Click to preview pages 52-54
AoD: Why did you put this map on ice for a time?
Adam: I’m sure it’s the same with most cartographers—and freelance designers in general—that you always have some pet projects in the mix when a big priority and time-sensitive gig jumps the queue. So in part, this project got bumped because of that. On this map it actually gave me more time to work on new techniques involving actual real life brushes and ink washes and—gasp—paper. Real paper. Everything was eventually scanned into the computer and composited on screen through various opacity masks and overlays, but there is a human’s touch at the core of these maps, which is why I think they’ve been received so well.
AoD: This map was made to hang in an oyster bar you frequent. Are you planning on making maps for other kinds of food you eat?
Adam: I am actually really interested in the geography of food. At one level are the distribution channels that bring ingredients from the farm to our tables. Unfortunately, it feels like people are only interested in where their food comes from when there is a contamination event and it suddenly becomes very important to know exactly where your cantaloupe came from. One pet project I’ve been kicking around is to map the assembly of a hamburger, and look at how those patterns shift for various locations around the country.
At another level, the geography of food encompasses the French concept of terroir, or the “taste of place,” which I find equally fascinating. The idea is that unique combinations of temperature and soil chemistry and rainfall and all of the other elements that go into growing or raising food are expressed in the subtle variations of the end product. With oysters, these factors include the depth and temperature of the water, direction of the current, whether the oysters are raised entirely at depth, or if they spend a time in shallows. Resource constraints didn’t allow me to explore that with the oyster maps, (ultimately, the maps weren’t supposed to stand alone anyway as the servers at the Oyster Bar will use the maps to discuss growing conditions and how it affects the variety with their guests) but it’s something I’d like to incorporate into a future revision of the series.
Even more interviews are on the way as we count down to the official release of the Atlas! To keep up to date, subscribe by email or RSS using the links to the right, or follow us on Twitter and Facebook.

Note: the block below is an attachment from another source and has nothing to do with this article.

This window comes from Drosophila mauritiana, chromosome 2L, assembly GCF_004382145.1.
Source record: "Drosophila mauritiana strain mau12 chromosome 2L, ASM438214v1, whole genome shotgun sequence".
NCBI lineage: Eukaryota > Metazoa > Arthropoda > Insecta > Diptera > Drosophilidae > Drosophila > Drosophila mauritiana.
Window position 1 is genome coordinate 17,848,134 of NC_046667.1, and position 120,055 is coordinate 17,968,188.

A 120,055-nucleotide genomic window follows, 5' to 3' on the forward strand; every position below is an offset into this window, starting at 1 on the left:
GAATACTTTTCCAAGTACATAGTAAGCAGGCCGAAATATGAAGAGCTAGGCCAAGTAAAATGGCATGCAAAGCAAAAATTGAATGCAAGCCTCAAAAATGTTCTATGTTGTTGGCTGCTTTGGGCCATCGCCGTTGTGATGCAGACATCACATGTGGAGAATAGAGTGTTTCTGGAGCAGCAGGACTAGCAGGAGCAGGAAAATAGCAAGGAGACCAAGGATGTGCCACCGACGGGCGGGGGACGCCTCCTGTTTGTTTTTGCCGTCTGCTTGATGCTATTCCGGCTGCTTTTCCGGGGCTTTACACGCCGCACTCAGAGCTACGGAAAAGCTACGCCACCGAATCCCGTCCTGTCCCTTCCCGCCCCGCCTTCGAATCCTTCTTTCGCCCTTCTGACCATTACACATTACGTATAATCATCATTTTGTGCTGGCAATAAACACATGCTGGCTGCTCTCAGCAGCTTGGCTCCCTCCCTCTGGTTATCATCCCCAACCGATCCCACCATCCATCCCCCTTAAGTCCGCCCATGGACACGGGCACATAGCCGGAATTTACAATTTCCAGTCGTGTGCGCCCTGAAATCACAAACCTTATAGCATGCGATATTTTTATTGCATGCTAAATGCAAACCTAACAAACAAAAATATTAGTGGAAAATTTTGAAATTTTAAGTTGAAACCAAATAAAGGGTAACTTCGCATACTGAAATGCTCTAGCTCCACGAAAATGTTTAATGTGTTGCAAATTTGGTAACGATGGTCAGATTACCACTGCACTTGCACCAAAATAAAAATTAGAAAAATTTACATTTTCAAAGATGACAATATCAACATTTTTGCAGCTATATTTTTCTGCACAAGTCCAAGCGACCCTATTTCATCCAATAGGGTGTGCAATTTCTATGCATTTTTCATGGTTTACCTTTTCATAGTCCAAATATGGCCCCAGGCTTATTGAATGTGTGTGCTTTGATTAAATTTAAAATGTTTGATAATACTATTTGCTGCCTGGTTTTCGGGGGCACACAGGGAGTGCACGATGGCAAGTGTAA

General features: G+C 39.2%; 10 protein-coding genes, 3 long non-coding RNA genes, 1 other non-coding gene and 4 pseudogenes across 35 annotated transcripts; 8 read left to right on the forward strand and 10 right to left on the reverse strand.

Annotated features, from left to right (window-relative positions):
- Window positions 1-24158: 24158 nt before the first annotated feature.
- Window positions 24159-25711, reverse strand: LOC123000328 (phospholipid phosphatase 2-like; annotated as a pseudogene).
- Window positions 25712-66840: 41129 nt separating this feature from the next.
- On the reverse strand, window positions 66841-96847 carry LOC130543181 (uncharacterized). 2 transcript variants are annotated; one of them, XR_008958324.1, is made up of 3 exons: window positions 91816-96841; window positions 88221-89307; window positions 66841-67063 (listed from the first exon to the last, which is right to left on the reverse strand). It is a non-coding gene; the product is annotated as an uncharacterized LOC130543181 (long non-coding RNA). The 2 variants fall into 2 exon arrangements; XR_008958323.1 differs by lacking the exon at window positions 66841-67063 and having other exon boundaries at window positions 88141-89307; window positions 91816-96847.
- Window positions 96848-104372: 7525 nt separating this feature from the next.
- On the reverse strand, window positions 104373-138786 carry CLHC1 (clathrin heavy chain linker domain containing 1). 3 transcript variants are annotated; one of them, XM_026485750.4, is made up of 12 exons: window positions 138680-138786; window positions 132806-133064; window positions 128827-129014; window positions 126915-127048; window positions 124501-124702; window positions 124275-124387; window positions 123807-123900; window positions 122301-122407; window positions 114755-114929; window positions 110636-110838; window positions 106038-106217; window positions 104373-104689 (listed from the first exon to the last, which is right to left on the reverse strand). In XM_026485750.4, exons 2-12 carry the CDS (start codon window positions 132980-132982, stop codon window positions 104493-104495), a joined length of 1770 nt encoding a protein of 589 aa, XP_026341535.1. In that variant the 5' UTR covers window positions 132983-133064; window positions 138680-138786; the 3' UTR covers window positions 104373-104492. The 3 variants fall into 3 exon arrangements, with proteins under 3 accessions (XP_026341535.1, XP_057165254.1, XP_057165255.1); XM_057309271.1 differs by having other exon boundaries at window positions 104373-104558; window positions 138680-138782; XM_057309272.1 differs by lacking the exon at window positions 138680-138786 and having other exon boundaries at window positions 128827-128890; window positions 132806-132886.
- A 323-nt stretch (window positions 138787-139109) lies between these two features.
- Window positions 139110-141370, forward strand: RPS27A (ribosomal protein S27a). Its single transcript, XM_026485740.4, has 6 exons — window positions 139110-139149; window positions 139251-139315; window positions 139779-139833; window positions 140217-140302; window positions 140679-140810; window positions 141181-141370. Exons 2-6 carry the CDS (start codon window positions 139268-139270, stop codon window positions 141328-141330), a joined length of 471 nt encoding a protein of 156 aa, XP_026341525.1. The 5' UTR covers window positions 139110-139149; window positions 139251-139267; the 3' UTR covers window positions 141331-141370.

September 21, 2012
To give you all a chance to learn a little bit more about the brilliant folks whose works fill the Atlas of Design, we’re kicking off a series of three-question interviews with some of our contributors. Ben Sheesley, one of the minds behind Axis Maps, was kind enough to agree to be our first subject. Axis’ typographic map of Washington, D.C., is the first map featured in the Atlas, and you can see a preview below.
Atlas of Design: “Axis Maps” — isn’t that kind of a sinister company name?
Ben Sheesley: Yeah, but we always try to use our powers for good, not evil. The name really just comes from the mathematical and geometrical use of that word, as in ‘the earth revolves on its axis.’ We’ve always been more interested in cool maps than world dominance.
Click to preview pages 4-7
AoD: Myriad Pro — defend your typeface choice!
Ben: Narrow and condensed fonts are great for typographic maps because they allow us to squeeze more letters on a line (or in an area). This makes for a nice, dense overall look and feel, but perhaps more importantly makes it easier to read all those short streets with really long names. Myriad Pro is a huge family with a number of condensed and semi-condensed variants. I’ve also always appreciated its friendly yet professional personality.
AoD: When are you guys going to make some shaded relief maps with type?
Ben: I’ve toyed with the idea of a typographic shaded relief map but so far have been focused mainly on streets. Mapping colored numbers like this has some real possibilities, I think. At one point, I wondered if a hachuring-type of representation would be another approach, with heavier, denser labeling in the steeper areas. There’s probably other ways to think about it, too. I’d love to see someone make an attempt!
More interviews are on the way as we count down to the official release of the Atlas! To keep up to date, subscribe by email or RSS using the links to the right, or follow us on Twitter and Facebook.
September 18, 2012
So, a few weeks ago we announced the final selections for the Atlas of Design. Twenty-seven great examples of some of the world’s great cartography. Today we want to talk about how those selections were made.